But a little reflection (okay -- I know, I know) leads us to realize that if it weren't TRUE that some ideas are better than others, there would be no progress.

        If all ideas are created equal there is no reason to search for a vaccine against AIDS; no reason to explore space, no reason to study nanotechnology.  The error of forgetting that some ideas are better than others results in anyone's "solution" to a problem being as good as anyone else's.  And everyone know's that is not true.

        (Imagine Teletubbies w/ Pretzelhead Bush) Stay the course -- stick with inbreeding.

        by Limelite on Tue Mar 29, 2005 at 07:25:33 PM PST

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    •  Philosophy Professors (none)
      are just as capable as anybody else of shutting down a discussion (I say as someone who comes from a family of them).

      Of course undergraduates think that philosophy is just a matter of their opinions. Thats why they are STUDENTS. The role of the professor is to guide them towards a more rigorous manner of thinking, not to get outraged at the fact that they haven't read any philosophy books yet. Reading this account is like listening to cops complaining about how dangerous their jobs are. I mean if you don't take well to danger become a CPA instaed of a cop. If you don't have the patience for the intellectual follies of sophomores maybe you shouldn't be a professor.

      Of course there are indefensible incidents that no professor should be expected to capitulate to (the student taking over the lectern for example), but  when they seem to come at such a high frequency I think its fair to ask some questions about the quality of the pedagogy being practiced.

      "Tell no lies. Claim no easy victories." -- Amilcar Cabral

      by Christopher Day on Tue Mar 29, 2005 at 11:42:06 AM PST

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      •  Quality of the Pedagogy? (4.00)

        Have you been paying attention at all during the last four years? I think it's time to ask serious questions about the students' prior education. And I should note that the professor in question is not getting outraged at their lack of knowledge. Rather, she's getting outraged at their total lack of desire to correct that lack of knowledge, and expectation that demonstrating their lack of knowledge will get them full marks, and belief that, if it does not, they must destroy the professor in question.

        Also, you're assuming an awful lot. Why do you assume that this is anything more than a single incident that she felt passionately enough about to mention in her op-ed? Why do you assume that this is somehow a constant or frequent occurrence in her class? She makes it very clear in the article that the vast majority of students - even conservative students - make it through with no problem, but that some feel resentment over the fact that simply parroting Republican talking points will not get them a passing grade. The point of the article is to highlight the kind of student, and the actions of those students, that will be bringing suit under this proposed law, which you seem to approve of because... Professors need to learn to meekly avoid popping their students' bubbles or something?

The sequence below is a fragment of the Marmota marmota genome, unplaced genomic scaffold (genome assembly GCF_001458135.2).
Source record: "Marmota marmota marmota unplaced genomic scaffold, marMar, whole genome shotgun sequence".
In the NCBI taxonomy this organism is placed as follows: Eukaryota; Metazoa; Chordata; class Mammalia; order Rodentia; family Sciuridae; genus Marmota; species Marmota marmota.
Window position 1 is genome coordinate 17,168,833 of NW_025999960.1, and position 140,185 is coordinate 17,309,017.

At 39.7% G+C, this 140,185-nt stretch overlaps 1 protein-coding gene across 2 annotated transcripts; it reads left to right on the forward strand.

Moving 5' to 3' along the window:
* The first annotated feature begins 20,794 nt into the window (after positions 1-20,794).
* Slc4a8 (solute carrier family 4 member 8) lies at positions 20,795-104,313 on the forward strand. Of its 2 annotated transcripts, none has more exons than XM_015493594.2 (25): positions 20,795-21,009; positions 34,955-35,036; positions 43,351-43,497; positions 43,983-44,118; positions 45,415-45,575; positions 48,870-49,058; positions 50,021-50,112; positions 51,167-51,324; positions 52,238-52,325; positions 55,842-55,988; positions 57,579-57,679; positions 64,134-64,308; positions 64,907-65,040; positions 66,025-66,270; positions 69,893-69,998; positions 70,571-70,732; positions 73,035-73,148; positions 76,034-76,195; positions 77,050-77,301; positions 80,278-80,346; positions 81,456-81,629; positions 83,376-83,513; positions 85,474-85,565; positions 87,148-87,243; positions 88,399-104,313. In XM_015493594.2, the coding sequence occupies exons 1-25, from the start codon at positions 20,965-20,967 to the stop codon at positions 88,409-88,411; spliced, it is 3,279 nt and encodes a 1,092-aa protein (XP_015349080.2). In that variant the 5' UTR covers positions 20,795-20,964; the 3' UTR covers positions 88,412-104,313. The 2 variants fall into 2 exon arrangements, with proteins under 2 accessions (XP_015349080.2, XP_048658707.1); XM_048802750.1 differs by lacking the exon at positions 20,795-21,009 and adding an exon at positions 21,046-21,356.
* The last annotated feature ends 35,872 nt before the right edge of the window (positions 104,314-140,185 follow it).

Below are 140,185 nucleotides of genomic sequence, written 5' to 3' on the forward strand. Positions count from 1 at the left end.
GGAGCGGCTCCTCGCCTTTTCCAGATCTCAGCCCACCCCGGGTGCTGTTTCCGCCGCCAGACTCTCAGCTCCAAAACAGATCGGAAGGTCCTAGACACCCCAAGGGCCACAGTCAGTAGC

It's obvious that you also missed the recent article about Young Republicans in CA putting red stars on the doors of "communist teachers" and other similar incidents nationwide. Writing these incidents off as "bad professors" displays a startling level of lack of reading comprehension and critical thinking.

        Monsters think it's all right to be a monster, after all. - Hitherby Dragons

        by RHunter on Tue Mar 29, 2005 at 12:47:19 PM PST

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        •  mixing issues (none)
          We all agree that the trend toward silencing teachers is ominous and outrageous. That is not what Day is taking issue with.

          He is pointing out that this professor seems to have lost her class, and unless it was truly filled with hard-core fundamentalists this need not have happened. There are ways you can get a poorly-informed, non-rigorous class to begin to see the light that is humanism. I agree completely that it is far more difficult than it should be, and that professors start at a deficit. But that wasn't questioned.

          the spirit is restored by wounding

          by jd in nyc on Tue Mar 29, 2005 at 02:52:09 PM PST

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          •  Lost Her Class? (none)

            Provide evidence for this statement. She names a few problem students that had been causing problems for her, and describes incidents with them. She says nothing about the majority of her class turning against her. In fact, she says quite the opposite!

            Not surprising, my students had never considered what it would be like to be in Iraqi civilian shoes, to be occupied by foreign invaders. It was the first time anyone asked them to think about Iraqi families from an empathic angle.
            Most of them understood the connection between Plato's assessment of war and the fact that Iraq is the 2nd largest source of oil in the world

            Doesn't sound like losing her class to me. In fact, it sounds like she got through to many of them, save a few hard-line conservatives, who Day seem to be assuming are not just the majority in the class, but are in the right.

            And that is how this movement began--with the absurd notion that students' opinions, no matter how stupid or wrong those opinions may be, have as much validity as academic scholarship.

            (Not directly relevant, but it makes very clear what she's taking issue with. Academic scholarship, in this context, being actual philosophy.)